Around 10 years ago I was grappling with care options for my ageing father who suffered from Parkinson’s Disease. With a great deal of family support and outside help, we’d managed to keep Dad in his home for several years, but a bout of pneumonia put an end to that. I clearly remember sitting with my father’s neurologist going through our two options – (a) getting 24-hour nursing care for Dad at home or (b) finding a high-care nursing facility where he could see out his days.
The neurologist told me the story of his own elderly, infirm mother and how his family had also weighed up the ‘home-care versus nursing home’ scenario. They went with option (a) but unfortunately, due to his mother’s degenerative disease, home care quickly became untenable. After three short months she had to be moved to a nursing facility.
Around the same time all this was going on I was reading Daniel Pink’s incredible book A Whole New Mind – Why Right-Brainers Will Rule the Future. According to Mr Pink, the time is fast approaching where patients will already know what ails them before visiting their GP, thanks to the growing sophistication and availability of online diagnostic tools and mobile apps.
So what will patients even need doctors for in the future if not for a diagnosis? The answer is storytelling – listening to the stories patients tell about their symptoms and circumstances, and the ability to create a compassionate narrative around treatment options and likely outcomes.
Hey, thought I, that’s just what Dad’s neurologist did! By deftly and humanely imparting his own story he’d informed our decision-making process in a very powerful yet practical way. (In case you’re wondering, we ended up choosing option (b) and Dad survived a good many years in a comfortable and safe environment as a result.)
As a business communicator of some 30 years, I’m delighted by the very idea that storytelling could be such a powerful tool for bettering the human condition in just about any scenario – whether it’s the doctor’s surgery, the schoolroom or the boardroom. I’m equally delighted to say that you can now read all about the transformative potential of storytelling for yourself in Mick Mooney’s, just released book Trust Me, I’m Human – Why Storytelling Works@Work.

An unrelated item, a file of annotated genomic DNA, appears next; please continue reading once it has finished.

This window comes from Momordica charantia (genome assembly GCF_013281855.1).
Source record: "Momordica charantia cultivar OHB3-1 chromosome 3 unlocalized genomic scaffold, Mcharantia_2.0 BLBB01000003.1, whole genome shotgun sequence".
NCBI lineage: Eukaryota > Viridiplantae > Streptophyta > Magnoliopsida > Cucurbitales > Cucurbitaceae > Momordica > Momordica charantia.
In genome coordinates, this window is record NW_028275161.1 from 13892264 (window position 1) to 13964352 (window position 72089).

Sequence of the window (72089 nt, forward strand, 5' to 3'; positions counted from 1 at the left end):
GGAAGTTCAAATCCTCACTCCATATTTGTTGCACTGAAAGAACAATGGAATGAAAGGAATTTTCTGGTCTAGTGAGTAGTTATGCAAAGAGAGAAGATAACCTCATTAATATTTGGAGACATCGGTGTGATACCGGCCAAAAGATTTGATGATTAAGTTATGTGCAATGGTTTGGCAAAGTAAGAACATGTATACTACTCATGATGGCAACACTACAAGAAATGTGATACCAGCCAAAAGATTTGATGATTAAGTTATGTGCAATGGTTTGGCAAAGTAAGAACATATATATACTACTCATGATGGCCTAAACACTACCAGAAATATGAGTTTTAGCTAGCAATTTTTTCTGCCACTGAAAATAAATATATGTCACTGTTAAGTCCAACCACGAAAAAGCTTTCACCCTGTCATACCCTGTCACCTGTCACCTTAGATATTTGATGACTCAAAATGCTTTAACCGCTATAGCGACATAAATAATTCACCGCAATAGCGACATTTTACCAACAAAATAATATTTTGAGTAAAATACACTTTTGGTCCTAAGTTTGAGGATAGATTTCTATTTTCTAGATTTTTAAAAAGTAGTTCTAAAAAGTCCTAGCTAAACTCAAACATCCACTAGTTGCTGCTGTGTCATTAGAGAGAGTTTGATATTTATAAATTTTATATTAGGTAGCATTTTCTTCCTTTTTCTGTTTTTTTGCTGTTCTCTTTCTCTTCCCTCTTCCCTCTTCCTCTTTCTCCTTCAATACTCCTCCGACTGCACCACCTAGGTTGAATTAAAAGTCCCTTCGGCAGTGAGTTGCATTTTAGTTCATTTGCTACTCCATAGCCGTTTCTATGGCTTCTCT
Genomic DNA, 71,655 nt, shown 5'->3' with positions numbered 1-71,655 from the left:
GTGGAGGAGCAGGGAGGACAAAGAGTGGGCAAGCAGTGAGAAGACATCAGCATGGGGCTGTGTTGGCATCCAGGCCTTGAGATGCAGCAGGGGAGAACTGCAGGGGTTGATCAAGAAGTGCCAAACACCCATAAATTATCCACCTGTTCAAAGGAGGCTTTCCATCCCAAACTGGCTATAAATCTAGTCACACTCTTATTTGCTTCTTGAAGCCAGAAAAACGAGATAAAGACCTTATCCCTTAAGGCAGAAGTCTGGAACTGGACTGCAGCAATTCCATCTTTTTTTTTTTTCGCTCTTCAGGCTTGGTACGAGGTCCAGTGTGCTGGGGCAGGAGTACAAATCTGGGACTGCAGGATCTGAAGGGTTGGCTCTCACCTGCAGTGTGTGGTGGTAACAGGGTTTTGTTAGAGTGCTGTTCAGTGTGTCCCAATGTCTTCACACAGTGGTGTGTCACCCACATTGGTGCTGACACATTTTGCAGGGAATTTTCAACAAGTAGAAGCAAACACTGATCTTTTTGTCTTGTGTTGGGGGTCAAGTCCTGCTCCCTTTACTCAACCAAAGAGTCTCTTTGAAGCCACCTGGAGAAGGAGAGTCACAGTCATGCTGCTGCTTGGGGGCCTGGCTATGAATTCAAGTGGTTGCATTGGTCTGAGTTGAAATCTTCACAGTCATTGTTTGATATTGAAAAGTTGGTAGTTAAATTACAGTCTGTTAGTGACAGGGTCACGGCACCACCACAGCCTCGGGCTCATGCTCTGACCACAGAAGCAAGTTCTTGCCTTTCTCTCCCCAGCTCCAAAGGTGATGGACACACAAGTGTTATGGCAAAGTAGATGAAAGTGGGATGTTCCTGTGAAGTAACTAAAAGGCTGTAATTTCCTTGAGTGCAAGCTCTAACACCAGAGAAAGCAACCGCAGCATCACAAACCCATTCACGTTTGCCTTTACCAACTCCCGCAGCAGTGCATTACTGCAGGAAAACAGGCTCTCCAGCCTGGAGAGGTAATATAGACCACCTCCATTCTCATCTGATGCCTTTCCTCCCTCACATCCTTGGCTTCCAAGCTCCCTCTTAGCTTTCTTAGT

Mick Mooney is a self-described storyteller and story coach who, for the past decade, has helped individuals and organisations tell better stories in order to achieve their goals. In Mick’s own words, ‘…it’s not storytelling itself that motivates me; rather, it is the way it facilitates the opportunity to express ideas and how it empowers people to make genuine connection with others.’ Stirring stuff and a pointer to one of the central tenets of the book that really resonated with me – authenticity in business.
As one might expect, Trust Me, I’m Human is full of interesting stories about how several forward-thinking Australian organisations have embraced storytelling to create connection and purpose for their employees – the humans without whom there would be no organisation.
Mooney deftly discourages the reader from falling into the trap of thinking that storytelling is the preserve of marketing and ‘selling stuff’, despite these functions being vastly more effective when great stories are used in place of drowsiness-inducing Powerpoint presentations.